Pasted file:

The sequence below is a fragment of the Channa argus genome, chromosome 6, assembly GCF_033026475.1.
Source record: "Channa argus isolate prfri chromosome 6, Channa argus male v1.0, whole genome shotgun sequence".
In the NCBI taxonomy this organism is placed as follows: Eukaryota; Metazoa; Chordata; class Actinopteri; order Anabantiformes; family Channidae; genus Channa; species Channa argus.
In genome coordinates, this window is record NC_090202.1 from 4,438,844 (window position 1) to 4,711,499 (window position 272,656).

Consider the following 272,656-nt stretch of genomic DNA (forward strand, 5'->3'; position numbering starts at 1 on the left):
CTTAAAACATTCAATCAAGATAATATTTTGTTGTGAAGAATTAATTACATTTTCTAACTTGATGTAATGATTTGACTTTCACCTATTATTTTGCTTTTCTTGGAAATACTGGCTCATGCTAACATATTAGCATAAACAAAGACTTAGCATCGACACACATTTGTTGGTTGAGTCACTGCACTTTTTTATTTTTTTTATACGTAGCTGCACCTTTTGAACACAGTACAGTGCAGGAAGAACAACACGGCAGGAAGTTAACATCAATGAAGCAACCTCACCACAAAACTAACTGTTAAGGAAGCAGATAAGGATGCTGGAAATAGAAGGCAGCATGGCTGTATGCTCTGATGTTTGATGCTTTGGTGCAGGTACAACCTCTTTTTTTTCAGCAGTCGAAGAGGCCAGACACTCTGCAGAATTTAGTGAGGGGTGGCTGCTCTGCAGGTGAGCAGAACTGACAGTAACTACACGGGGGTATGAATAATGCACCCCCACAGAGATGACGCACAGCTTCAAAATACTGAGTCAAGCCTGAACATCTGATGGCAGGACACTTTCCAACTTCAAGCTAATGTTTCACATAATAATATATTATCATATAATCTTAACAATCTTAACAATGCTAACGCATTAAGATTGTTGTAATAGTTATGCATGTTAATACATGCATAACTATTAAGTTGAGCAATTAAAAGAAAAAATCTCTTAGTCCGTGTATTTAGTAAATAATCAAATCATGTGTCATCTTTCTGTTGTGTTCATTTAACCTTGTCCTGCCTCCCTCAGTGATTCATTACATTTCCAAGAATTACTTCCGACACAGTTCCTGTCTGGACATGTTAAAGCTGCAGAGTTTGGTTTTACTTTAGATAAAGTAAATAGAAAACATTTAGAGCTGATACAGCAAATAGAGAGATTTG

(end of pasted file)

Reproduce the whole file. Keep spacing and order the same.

The sequence below is a fragment of the Channa argus genome, chromosome 6, assembly GCF_033026475.1.
Source record: "Channa argus isolate prfri chromosome 6, Channa argus male v1.0, whole genome shotgun sequence".
In the NCBI taxonomy this organism is placed as follows: Eukaryota; Metazoa; Chordata; class Actinopteri; order Anabantiformes; family Channidae; genus Channa; species Channa argus.
In genome coordinates, this window is record NC_090202.1 from 4,438,844 (window position 1) to 4,711,499 (window position 272,656).

Consider the following 272,656-nt stretch of genomic DNA (forward strand, 5'->3'; position numbering starts at 1 on the left):
CTTAAAACATTCAATCAAGATAATATTTTGTTGTGAAGAATTAATTACATTTTCTAACTTGATGTAATGATTTGACTTTCACCTATTATTTTGCTTTTCTTGGAAATACTGGCTCATGCTAACATATTAGCATAAACAAAGACTTAGCATCGACACACATTTGTTGGTTGAGTCACTGCACTTTTTTATTTTTTTTATACGTAGCTGCACCTTTTGAACACAGTACAGTGCAGGAAGAACAACACGGCAGGAAGTTAACATCAATGAAGCAACCTCACCACAAAACTAACTGTTAAGGAAGCAGATAAGGATGCTGGAAATAGAAGGCAGCATGGCTGTATGCTCTGATGTTTGATGCTTTGGTGCAGGTACAACCTCTTTTTTTTCAGCAGTCGAAGAGGCCAGACACTCTGCAGAATTTAGTGAGGGGTGGCTGCTCTGCAGGTGAGCAGAACTGACAGTAACTACACGGGGGTATGAATAATGCACCCCCACAGAGATGACGCACAGCTTCAAAATACTGAGTCAAGCCTGAACATCTGATGGCAGGACACTTTCCAACTTCAAGCTAATGTTTCACATAATAATATATTATCATATAATCTTAACAATCTTAACAATGCTAACGCATTAAGATTGTTGTAATAGTTATGCATGTTAATACATGCATAACTATTAAGTTGAGCAATTAAAAGAAAAAATCTCTTAGTCCGTGTATTTAGTAAATAATCAAATCATGTGTCATCTTTCTGTTGTGTTCATTTAACCTTGTCCTGCCTCCCTCAGTGATTCATTACATTTCCAAGAATTACTTCCGACACAGTTCCTGTCTGGACATGTTAAAGCTGCAGAGTTTGGTTTTACTTTAGATAAAGTAAATAGAAAACATTTAGAGCTGATACAGCAAATAGAGAGATTTG